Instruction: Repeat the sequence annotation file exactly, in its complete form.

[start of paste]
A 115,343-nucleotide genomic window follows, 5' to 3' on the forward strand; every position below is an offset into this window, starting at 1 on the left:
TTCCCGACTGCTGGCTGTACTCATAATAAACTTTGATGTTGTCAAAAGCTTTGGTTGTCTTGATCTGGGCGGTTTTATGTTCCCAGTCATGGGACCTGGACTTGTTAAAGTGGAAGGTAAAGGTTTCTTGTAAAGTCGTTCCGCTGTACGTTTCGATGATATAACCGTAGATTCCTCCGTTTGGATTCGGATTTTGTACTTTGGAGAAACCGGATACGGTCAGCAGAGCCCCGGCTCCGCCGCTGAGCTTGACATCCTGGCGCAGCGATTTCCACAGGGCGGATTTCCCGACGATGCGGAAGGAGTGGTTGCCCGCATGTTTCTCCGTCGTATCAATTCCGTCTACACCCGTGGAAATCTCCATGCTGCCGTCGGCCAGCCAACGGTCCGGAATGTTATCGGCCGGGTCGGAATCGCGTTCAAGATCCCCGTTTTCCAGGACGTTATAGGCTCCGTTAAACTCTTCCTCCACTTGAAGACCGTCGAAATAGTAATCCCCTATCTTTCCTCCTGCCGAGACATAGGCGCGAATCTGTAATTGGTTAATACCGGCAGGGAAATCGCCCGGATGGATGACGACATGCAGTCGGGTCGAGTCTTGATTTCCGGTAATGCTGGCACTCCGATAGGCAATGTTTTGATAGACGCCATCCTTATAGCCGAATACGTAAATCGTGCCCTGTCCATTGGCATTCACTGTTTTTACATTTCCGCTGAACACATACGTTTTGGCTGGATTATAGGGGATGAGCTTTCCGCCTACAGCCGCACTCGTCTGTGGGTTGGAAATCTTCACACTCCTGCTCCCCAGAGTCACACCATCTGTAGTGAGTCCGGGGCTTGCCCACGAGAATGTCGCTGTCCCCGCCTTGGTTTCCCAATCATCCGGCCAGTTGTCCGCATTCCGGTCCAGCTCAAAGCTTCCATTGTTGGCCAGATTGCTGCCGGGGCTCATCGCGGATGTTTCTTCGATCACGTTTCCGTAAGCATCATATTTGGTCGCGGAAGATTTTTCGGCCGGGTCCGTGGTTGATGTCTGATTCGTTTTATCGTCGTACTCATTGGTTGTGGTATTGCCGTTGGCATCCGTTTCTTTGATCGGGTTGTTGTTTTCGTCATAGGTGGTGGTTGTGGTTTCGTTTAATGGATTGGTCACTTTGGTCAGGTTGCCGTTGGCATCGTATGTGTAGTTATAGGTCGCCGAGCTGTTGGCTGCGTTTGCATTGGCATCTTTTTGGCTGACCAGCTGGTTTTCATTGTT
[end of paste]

A 115,343-nucleotide genomic window follows, 5' to 3' on the forward strand; every position below is an offset into this window, starting at 1 on the left:
TTCCCGACTGCTGGCTGTACTCATAATAAACTTTGATGTTGTCAAAAGCTTTGGTTGTCTTGATCTGGGCGGTTTTATGTTCCCAGTCATGGGACCTGGACTTGTTAAAGTGGAAGGTAAAGGTTTCTTGTAAAGTCGTTCCGCTGTACGTTTCGATGATATAACCGTAGATTCCTCCGTTTGGATTCGGATTTTGTACTTTGGAGAAACCGGATACGGTCAGCAGAGCCCCGGCTCCGCCGCTGAGCTTGACATCCTGGCGCAGCGATTTCCACAGGGCGGATTTCCCGACGATGCGGAAGGAGTGGTTGCCCGCATGTTTCTCCGTCGTATCAATTCCGTCTACACCCGTGGAAATCTCCATGCTGCCGTCGGCCAGCCAACGGTCCGGAATGTTATCGGCCGGGTCGGAATCGCGTTCAAGATCCCCGTTTTCCAGGACGTTATAGGCTCCGTTAAACTCTTCCTCCACTTGAAGACCGTCGAAATAGTAATCCCCTATCTTTCCTCCTGCCGAGACATAGGCGCGAATCTGTAATTGGTTAATACCGGCAGGGAAATCGCCCGGATGGATGACGACATGCAGTCGGGTCGAGTCTTGATTTCCGGTAATGCTGGCACTCCGATAGGCAATGTTTTGATAGACGCCATCCTTATAGCCGAATACGTAAATCGTGCCCTGTCCATTGGCATTCACTGTTTTTACATTTCCGCTGAACACATACGTTTTGGCTGGATTATAGGGGATGAGCTTTCCGCCTACAGCCGCACTCGTCTGTGGGTTGGAAATCTTCACACTCCTGCTCCCCAGAGTCACACCATCTGTAGTGAGTCCGGGGCTTGCCCACGAGAATGTCGCTGTCCCCGCCTTGGTTTCCCAATCATCCGGCCAGTTGTCCGCATTCCGGTCCAGCTCAAAGCTTCCATTGTTGGCCAGATTGCTGCCGGGGCTCATCGCGGATGTTTCTTCGATCACGTTTCCGTAAGCATCATATTTGGTCGCGGAAGATTTTTCGGCCGGGTCCGTGGTTGATGTCTGATTCGTTTTATCGTCGTACTCATTGGTTGTGGTATTGCCGTTGGCATCCGTTTCTTTGATCGGGTTGTTGTTTTCGTCATAGGTGGTGGTTGTGGTTTCGTTTAATGGATTGGTCACTTTGGTCAGGTTGCCGTTGGCATCGTATGTGTAGTTATAGGTCGCCGAGCTGTTGGCTGCGTTTGCATTGGCATCTTTTTGGCTGACCAGCTGGTTTTCATTGTT